National Family Caregiver's Month
November is National Family Caregivers Month. It is a time to recognize and honor family caregivers across the country. This year’s theme is “Caregiving Around the Clock.”
This special observance enables us to do the following:
- raise awareness of family caregiver issues,
- celebrate the efforts of family caregivers,
- educate family caregivers about self-identification, and
- increase support for family caregivers.
“Caregiving can be a 24-hours-a-day, seven-days-a-week job,” states the Caregiver Action Network, which spearheads National Family Caregivers Month. “Providing care around the clock can crowd out other important areas of life.”
What challenges do family caregivers face, and how do they manage them day and night?
- Morning: The average family caregiver is a working mother of school-aged children.
- Throughout the Day: Up to 70 percent of the time, the family caregiver manages the medications. This means ensuring their loved one is taking medication correctly and maintaining an up-to-date medication list.
- During the Workday: Six out of 10 family caregivers work full or part time in addition to juggling their caregiving responsibilities at home.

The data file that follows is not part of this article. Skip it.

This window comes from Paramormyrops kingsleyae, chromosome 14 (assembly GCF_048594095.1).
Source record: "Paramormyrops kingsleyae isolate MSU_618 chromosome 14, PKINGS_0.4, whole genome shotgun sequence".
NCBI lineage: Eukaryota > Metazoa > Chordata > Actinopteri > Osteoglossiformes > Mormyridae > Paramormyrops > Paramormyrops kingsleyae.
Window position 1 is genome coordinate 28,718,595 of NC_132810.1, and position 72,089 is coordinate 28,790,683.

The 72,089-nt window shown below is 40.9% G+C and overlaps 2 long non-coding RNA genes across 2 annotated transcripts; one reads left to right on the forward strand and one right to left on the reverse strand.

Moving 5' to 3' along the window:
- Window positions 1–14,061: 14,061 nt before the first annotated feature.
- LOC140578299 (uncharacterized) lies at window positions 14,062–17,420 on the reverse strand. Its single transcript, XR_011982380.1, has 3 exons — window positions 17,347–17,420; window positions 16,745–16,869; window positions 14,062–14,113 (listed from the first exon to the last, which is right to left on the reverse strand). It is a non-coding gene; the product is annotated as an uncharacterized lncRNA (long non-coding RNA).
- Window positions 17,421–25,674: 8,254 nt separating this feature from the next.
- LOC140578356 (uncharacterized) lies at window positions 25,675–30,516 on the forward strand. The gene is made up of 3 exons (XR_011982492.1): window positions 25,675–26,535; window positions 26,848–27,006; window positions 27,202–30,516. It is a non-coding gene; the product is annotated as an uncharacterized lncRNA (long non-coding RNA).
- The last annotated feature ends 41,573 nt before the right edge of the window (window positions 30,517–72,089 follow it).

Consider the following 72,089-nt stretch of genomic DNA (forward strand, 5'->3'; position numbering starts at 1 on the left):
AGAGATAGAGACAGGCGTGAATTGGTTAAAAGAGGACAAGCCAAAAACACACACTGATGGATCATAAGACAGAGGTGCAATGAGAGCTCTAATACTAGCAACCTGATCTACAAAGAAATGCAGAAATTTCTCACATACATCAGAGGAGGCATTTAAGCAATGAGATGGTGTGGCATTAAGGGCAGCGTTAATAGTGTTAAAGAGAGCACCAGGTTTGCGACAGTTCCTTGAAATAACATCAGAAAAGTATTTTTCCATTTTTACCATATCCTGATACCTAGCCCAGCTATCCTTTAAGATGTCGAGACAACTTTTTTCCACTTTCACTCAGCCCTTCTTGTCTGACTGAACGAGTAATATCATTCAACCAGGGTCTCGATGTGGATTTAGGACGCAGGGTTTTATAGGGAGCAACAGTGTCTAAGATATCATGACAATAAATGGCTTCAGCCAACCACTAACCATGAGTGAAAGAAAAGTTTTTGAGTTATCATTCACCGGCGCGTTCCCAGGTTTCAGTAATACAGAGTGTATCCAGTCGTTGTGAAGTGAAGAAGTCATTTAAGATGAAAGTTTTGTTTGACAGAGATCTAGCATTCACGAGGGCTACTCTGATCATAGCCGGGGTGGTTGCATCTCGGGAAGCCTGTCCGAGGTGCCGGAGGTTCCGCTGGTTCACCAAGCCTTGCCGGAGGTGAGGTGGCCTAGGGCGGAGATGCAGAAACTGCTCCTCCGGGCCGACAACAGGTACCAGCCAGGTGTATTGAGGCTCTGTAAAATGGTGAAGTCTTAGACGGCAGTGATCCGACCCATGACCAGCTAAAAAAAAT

- Evening: Evenings are for family time and mealtime. Nutrition is as important for caregivers as it is for their loved ones.
- Late at Night: This might be the only time that family caregivers get a few minutes for themselves to rest and recharge.
- Middle of the Night: If loved ones may need to go to the emergency room in the middle of the night on occasion, family caregivers should be prepared ahead of time with what they need to know and what they need to have with them.
During National Family Caregivers Month, we recognize the challenges family caregivers face when their loved ones need “Caregiving Around the Clock.”
The Caregiver Action Network (CAN) is the nation’s leading family caregiver organization working to improve the quality of life for the more than 90 million Americans who care for loved ones with chronic conditions, disabilities, disease, or the frailties of old age. CAN serves a broad spectrum of family caregivers, from the parents of children with special needs and the families of wounded soldiers to a young couple dealing with a diagnosis of MS and adult children caring for parents with Alzheimer’s disease. The nonprofit organization provides education, peer support and resources to family caregivers across the country free of charge.